We spend a lot of our lives sleeping, but it's not something we often think about. Modern technology, with its circadian rhythm-derailing blue-light filled displays, can make it even more difficult to get a good night's sleep.
The Sleepman, which is live on Kickstarter now for $99, could change that. It's a small device that attaches to your wrist via slap bracelet (seriously) and aims to improve your sleep via something called the E-Magnetic Enhancer. There are electrodermal activity (EDA) sensors that measure skin response metrics like galvanic skin response.
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It turns out that EDA will increase when you're in deep sleep, and subside during REM sleep. It combines these EDA sensors with heart rate and oxygen sensors to get a picture of your sleep ‚Äď it doesn't track your movement with gyroscopes or accelerometers.
Once it figures out how you're sleeping, it uses that E-Magnetic Enhancer to send out a current to your body, which Avantechs, the company behind the Sleepman, says improves your sleep. You don't actually feel the current flowing through your body, though, so this could be a little difficult to prove without actually trying it out or testing it in a lab.
There's also an optional E-Magnetic Sleep Enhancer, which connects to the front of the Sleepman and gives you a self-adhesive electrode that attaches to your palm. Natalie Melomed, business analyst for Avantechs, says the Sleep Enhancer isn't mandatory for use, as it is an accessory, but is more of a signal amplifier that's good to have and suggested. Kickstarter backers will get this add-on for free.
Once you're in the daily loop of wearing the Sleepman, the device will keep track of how you're doing and send you warnings when you're getting sleepy. If you need a nap during the day, you can activate Power Relaxation Mode, which the company says will send short impulses to your nervous system to help you fully relax and get to deeper sleep quicker.
If you're looking to improve your sleep over the night, you can use Night Sleep Enhancement Mode, which uses algorithms to send the previously mentioned impulses in an effort to increase the amount of deep sleep you have during the night. You don't actually need to use this mode every night, as Melomed says the effect is "long lasting."
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Avantechs, a company that makes the aerodynamic-improving VorBlades for trucks and RVs, decided to make the Sleepman after discussions with drivers and companies in the transportation industry, says Melomed. Fatigue is one of the leading causes of vehicle accidents, and Avantechs found drivers wanted something to improve their sleep quality while also waking them up in case they get drowsy. The Sleepman does both, as it will blink and make noises if you're about to fall asleep or lacking in quality rest.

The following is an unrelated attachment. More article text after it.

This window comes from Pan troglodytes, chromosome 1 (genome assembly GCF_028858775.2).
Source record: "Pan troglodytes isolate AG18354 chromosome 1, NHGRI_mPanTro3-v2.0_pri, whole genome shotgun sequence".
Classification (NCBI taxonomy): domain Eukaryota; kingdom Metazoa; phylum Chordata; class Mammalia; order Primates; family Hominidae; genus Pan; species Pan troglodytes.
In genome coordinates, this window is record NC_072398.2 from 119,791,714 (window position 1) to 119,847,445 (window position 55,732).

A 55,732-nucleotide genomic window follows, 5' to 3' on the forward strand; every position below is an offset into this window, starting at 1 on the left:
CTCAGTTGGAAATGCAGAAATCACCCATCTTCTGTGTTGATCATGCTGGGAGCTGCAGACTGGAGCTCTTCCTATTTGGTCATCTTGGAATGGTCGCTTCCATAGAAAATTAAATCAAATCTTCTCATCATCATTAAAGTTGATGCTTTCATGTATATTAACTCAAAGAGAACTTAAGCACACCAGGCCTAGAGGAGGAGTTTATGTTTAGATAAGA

This iteration of the Sleepman is actually the second version of the device. The company had introduced an earlier model, which looks a lot more like a Samsung Gear Fit2 Pro than its current style. Melomed says the company received a lot of feedback about the design and features and decided to cancel the campaign to retool the device.
"Our company name and reputation is at stake, so we definitely didn't want to collect funds and not be able to deliver what we promised," Melomed told us. "[Backers] were not looking for a watch, but again a device that would improve sleep and warn them when they're losing concentration and train them to sleep better."
The new Sleepman solves those problems. It's not waterproof and comes with a much simpler slap bracelet rather than a traditional watch buckle. However, the company is also planning to announce a leather strap for those who don't want the slap bracelet ‚Äď or want something a little more professional for work.
That is the big question. One thing Avantechs definitely has going for it is that the startup been highly reactive to suggestions and comments from backers. While the original Sleepman was funded, it decided the comments from backers were interesting enough that it shut things down to rebuild the product. That leather strap? That was also taken from a comment on the Kickstarter campaign.
Melomed stresses that the company's name and reputation is on the line if it doesn't ship the Sleepman, which it launched on Kickstarter both to get publicity and to break out from its transportation-industry bubble. "We wanted to get feedback from the general public that's not biased towards us as a company or biased toward a certain ideal," she says.
If you're a driver ‚Äď whether it be public transportation or trucking on freeways across the world ‚Äď the Sleepman seems like a no-brainer. It's not too expensive at $99, and you'll even get an optional accessory that apparently improves its abilities for free. Fatigued driving is enough of an issue in the transportation industry that investing in a potential solution at that price seems like a safe bet.
However, if you're just a regular person who is looking to improve their sleep ‚Äď perhaps you're looking for something to get you away from your Fitbit Alta HR and its Sleep Stages ‚Äď then it's a little difficult to whole-heartedly endorse the Sleepman, because while it all sounds good and wonderful, it's also good to wait and see whether those impulses actually help people sleep. The new Sleepman has already surpassed its goal on Kickstarter so it looks like we'll find out later this year whether it delivers on its sleep improving promise.